Why We Should Treat PTSD Anxiety Differently Than General Anxiety Disorder


To address treatment, it is imperative that we know the difference between worrying, GAD, and anxiety as a side effect of PTSD. Worrying is something we all do, from taking a test to having to undergo surgery. Worry is part of life.

The difference, according to Johns Hopkins Health Alert, is the amount of time spent worrying. Those with an anxiety disorder are more likely to spend 4+ hours of their day worrying, whereas regular worrying lasts about an hour. Those with an anxiety disorder are also more likely to have accompanying physical symptoms, such as panic attacks, racing heartbeat, and upset stomach.

GAD is a disorder in and of itself, with its own set of symptoms and treatments. There are also subcategories, one of which is PTSD (yes it is considered an anxiety disorder). However, in my experience, anxiety associated with PTSD is a side effect. PTSD is the disorder, side effects include anxiety and depression, among others. GAD presents gradually, usually by adolescence, is more common in females, and runs in families. There is no known cure. PTSD is the direct result of a traumatizing event/series of events, occurring at any age, and can be cured.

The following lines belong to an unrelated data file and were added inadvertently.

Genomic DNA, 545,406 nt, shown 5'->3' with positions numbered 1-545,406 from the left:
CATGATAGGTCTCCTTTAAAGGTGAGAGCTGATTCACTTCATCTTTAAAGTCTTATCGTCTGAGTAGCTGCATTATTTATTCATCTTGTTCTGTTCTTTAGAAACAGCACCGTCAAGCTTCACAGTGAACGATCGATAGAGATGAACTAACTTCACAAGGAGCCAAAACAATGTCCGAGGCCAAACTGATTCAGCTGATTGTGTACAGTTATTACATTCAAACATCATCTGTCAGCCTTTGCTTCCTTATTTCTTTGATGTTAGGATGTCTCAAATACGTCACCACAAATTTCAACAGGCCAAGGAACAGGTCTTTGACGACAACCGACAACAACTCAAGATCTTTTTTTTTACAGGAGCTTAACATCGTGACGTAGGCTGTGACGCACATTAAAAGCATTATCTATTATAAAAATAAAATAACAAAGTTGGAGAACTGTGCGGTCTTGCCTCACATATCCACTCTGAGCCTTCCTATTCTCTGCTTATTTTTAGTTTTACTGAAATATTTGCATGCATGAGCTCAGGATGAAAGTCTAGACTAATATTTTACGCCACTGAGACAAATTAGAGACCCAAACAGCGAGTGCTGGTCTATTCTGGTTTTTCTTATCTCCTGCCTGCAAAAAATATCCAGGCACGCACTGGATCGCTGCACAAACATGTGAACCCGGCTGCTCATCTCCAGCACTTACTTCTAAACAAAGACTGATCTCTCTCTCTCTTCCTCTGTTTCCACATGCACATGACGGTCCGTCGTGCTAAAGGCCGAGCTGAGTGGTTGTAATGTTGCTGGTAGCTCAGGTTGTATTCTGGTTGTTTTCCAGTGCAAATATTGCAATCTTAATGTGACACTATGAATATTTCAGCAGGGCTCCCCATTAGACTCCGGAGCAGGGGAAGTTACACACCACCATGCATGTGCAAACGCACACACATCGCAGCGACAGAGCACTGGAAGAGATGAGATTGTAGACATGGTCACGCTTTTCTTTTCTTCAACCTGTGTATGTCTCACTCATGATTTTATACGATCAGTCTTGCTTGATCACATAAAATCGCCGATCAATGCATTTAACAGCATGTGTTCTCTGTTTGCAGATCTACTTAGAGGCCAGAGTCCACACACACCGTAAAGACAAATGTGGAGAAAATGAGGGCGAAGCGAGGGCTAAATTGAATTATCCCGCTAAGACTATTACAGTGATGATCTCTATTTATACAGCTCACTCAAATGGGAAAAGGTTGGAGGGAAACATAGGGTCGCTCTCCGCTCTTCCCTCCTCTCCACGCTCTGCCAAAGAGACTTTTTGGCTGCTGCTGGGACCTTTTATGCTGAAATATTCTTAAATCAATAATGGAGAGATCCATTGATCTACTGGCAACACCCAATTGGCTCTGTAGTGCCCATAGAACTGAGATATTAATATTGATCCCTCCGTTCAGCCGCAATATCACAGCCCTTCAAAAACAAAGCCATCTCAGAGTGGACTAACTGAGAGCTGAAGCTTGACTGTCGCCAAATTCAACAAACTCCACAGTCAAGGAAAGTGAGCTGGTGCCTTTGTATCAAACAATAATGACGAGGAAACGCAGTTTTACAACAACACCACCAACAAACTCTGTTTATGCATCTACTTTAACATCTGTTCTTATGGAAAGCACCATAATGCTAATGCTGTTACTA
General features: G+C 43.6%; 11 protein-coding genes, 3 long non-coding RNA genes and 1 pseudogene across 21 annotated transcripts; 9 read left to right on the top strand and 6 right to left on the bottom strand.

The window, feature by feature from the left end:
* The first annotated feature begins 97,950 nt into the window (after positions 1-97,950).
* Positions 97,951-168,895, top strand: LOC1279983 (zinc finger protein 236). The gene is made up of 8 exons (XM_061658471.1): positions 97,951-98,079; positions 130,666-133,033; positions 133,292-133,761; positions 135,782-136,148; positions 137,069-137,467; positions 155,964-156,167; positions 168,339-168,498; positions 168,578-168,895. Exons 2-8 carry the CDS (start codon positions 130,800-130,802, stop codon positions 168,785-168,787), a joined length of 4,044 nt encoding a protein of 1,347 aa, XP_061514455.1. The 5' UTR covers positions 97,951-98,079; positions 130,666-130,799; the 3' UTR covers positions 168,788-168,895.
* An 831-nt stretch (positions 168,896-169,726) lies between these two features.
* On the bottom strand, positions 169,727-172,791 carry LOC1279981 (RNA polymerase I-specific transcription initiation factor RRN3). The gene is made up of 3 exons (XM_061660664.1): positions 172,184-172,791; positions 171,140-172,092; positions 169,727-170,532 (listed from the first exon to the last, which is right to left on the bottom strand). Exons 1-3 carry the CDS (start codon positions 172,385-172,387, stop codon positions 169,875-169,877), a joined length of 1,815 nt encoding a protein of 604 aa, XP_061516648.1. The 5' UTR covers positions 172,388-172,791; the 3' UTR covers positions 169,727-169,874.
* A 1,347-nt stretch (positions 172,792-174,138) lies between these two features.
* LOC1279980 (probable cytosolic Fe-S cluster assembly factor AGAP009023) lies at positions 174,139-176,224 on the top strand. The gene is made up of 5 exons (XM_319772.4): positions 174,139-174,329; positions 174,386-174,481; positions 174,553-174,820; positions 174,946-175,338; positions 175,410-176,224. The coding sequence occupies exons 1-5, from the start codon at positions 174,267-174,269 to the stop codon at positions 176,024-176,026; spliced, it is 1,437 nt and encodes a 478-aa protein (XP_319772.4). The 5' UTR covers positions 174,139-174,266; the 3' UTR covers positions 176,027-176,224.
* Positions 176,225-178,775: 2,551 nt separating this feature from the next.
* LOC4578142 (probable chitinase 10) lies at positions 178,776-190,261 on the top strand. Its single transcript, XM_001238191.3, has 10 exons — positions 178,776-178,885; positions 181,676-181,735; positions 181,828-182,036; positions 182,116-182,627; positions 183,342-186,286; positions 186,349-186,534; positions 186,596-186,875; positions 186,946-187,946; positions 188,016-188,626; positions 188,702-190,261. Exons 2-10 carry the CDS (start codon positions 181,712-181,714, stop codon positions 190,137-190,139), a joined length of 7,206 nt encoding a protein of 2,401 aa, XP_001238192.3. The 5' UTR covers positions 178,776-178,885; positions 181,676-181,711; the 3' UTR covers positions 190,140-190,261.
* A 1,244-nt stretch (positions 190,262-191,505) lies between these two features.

Fear caused by GAD, whether a realistic scenario or not, is perceived as very real to the individual. The fear is a “what if” type of scenario; dread or even terror at the thought of something possibly happening, or of a future event. Fear caused by PTSD is also perceived as realistic by the individual, but it’s based on an event or recurrence of events that have already happened. It is real and it is possible because it has already happened. The same fight or flight response is triggered, however the cause is completely different.

The lines do get blurred, as untreated PTSD can escalate into GAD, major depressive disorder, substance abuse, etc. I feel this happens more than we are aware since an estimated 30% of those with anxiety disorders do not seek treatment, according to Elements Behavioral Health. In these cases, traditional therapies should be explored.